With mutation, expression, and epigenetic features from hundreds of medulloblastoma tumors, researchers characterized key features of brain tumor subtypes.
Results of a new study offer preliminary evidence that blood tests could select patients for treatment, and track response and resistance.
The so-called universal CDx approved by the FDA can gauge alterations across multiple genes associated with response to three lung cancer treatments.
While trials targeting actionable mutations are showing promise in some cancer cases, experts say such trials likely need to account for tumor heterogeneity.
Clinicians say they are using blood-based tests for patients who can't be biopsied as a way to get test results sooner, but implementing tests smartly and appropriately remains a challenge.
Some aspects of testing practice seem clear, while others present significant challenges for clinicians, according to discussions at the recent ASCO meeting.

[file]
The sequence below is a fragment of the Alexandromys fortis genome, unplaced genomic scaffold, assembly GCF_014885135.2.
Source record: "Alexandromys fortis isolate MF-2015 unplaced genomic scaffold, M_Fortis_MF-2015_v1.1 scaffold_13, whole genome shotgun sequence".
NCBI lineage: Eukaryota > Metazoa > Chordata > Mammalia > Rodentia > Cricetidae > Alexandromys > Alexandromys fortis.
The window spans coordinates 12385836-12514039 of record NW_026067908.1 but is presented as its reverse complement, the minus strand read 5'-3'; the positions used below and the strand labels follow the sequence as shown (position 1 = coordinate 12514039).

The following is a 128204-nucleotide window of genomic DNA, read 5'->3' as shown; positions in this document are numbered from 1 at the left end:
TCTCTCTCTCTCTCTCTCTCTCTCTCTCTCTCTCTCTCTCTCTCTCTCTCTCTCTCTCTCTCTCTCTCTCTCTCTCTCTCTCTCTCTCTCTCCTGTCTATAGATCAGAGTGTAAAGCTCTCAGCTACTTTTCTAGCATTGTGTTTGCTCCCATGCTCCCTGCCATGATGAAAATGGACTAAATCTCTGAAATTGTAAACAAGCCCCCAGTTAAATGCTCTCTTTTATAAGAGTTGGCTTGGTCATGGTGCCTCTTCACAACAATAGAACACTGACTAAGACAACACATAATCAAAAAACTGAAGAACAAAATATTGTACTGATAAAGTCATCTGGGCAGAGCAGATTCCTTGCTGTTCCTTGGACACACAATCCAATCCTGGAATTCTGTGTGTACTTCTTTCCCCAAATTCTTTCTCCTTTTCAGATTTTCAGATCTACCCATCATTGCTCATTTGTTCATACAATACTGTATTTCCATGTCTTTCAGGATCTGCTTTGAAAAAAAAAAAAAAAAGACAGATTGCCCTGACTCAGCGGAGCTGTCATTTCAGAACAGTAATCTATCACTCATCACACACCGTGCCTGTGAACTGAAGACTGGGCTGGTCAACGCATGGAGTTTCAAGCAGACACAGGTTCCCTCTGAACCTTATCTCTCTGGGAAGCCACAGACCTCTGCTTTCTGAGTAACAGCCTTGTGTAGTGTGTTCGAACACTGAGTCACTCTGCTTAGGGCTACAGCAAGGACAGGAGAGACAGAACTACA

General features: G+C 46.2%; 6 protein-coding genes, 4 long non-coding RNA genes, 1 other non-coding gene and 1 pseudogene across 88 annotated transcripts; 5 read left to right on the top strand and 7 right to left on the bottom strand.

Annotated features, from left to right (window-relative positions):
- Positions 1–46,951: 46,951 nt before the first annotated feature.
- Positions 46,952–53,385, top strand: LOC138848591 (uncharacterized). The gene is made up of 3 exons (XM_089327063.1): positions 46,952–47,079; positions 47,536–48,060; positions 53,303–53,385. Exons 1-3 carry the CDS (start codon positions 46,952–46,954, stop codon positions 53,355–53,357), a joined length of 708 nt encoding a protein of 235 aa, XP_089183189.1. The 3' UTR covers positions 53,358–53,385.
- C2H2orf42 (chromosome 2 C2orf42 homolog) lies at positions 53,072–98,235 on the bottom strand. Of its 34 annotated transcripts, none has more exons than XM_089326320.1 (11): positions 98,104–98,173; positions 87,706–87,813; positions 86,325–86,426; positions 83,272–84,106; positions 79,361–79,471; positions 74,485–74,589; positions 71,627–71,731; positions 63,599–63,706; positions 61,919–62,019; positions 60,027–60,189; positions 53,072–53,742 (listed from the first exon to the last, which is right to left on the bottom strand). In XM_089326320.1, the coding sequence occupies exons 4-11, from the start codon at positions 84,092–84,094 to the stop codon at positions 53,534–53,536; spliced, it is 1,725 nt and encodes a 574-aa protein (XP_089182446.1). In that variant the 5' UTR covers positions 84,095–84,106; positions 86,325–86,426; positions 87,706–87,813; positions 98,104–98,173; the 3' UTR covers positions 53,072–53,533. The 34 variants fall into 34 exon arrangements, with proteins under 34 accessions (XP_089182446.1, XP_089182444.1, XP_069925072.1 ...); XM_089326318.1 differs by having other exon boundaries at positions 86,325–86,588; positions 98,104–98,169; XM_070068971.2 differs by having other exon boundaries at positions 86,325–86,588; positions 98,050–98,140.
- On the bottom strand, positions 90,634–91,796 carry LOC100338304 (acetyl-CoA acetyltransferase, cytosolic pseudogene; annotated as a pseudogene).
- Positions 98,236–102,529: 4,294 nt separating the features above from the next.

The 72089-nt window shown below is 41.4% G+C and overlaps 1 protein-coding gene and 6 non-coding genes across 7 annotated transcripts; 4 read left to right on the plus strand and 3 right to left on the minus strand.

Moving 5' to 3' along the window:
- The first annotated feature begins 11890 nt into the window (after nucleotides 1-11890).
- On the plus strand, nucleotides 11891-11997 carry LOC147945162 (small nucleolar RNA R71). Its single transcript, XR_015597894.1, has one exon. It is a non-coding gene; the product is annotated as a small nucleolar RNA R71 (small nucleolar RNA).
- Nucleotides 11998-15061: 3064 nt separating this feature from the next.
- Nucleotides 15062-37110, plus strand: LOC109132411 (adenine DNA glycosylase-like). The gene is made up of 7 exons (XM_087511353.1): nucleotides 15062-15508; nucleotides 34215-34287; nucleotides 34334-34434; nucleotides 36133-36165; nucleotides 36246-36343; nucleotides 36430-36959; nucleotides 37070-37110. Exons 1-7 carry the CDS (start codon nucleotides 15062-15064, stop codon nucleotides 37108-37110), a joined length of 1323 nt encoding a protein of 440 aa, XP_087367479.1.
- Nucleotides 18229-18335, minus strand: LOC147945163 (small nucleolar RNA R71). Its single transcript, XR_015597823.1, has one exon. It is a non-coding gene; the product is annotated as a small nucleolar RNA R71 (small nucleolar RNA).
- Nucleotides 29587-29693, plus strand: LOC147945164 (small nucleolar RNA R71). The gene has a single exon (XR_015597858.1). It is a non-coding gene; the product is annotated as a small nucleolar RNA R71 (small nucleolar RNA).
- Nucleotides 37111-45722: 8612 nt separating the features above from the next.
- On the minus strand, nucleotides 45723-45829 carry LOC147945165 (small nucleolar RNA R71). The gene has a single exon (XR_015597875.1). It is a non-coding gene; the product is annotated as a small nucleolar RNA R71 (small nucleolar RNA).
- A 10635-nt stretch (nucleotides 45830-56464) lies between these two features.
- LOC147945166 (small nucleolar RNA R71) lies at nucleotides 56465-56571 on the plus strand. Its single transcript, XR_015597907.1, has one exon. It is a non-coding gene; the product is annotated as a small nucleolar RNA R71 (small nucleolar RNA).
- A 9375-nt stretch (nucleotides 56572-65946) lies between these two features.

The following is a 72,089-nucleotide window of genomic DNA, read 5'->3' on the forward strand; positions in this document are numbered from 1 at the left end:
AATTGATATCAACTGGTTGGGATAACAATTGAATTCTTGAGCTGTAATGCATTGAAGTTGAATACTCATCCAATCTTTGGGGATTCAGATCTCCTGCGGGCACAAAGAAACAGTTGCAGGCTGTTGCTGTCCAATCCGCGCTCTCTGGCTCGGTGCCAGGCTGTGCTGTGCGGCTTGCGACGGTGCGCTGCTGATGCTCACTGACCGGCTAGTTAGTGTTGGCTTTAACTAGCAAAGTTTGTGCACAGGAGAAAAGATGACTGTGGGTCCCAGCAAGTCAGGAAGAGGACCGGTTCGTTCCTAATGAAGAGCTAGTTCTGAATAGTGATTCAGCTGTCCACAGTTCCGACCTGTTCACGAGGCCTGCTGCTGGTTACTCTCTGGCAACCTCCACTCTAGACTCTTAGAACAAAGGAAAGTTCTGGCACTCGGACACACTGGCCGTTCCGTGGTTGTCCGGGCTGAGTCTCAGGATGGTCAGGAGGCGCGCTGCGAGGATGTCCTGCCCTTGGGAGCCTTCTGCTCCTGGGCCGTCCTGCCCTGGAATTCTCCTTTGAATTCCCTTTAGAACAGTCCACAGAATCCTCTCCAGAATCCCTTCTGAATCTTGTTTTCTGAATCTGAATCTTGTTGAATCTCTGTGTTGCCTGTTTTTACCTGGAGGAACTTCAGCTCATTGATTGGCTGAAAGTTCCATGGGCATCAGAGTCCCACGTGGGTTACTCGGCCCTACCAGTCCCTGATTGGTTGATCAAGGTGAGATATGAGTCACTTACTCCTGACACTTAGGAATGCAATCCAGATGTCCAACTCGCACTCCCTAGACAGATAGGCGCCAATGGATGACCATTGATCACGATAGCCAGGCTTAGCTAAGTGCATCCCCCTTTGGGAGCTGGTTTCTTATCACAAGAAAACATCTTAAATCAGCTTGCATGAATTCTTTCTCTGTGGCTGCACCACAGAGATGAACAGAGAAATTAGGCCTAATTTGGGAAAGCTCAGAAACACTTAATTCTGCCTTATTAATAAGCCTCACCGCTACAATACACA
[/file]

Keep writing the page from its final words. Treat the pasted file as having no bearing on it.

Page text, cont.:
Through prospective pancreatic ductal adenocarcinoma testing, researchers saw germline mutations in new genes and in cases outside of current germline testing criteria.
The companies believe the database can facilitate outcomes research, improve variant interpretations, inform drug development efforts.
The agency hopes to gain data on the efficacy of BRAF targeted drugs used in sequence, and how physicians implement treatments compared to how the drugs are labelled.
There are now 100 sites in the US participating in the basket study, and soon trials with similar approaches will be available in Canada and 13 other countries.
Data presented at ASCO showing 76 percent of cancer patients responded to larotrectinib could lead to the availability of the first tissue-agnostic targeted drug.
The study compared five methods, including three based on Roche test kits and reagents, and suggested that a multiplexed test may be best to avoid false-negative results.
The study showed that targeted sequencing was feasible, identified many clinically relevant alterations, and directed effective targeted therapy in several cases.
The results confirmed that circulating mutations can be reliably detected and changed during treatment, and showed that they could be a valuable prognostic biomarker.
Repeat molecular analysis of a patient's cancer helped clinicians guide targeted therapies as drug resistance emerged and ebbed.
The test was approved for use with Iressa to determine those patients who would benefit by being treated with the drug.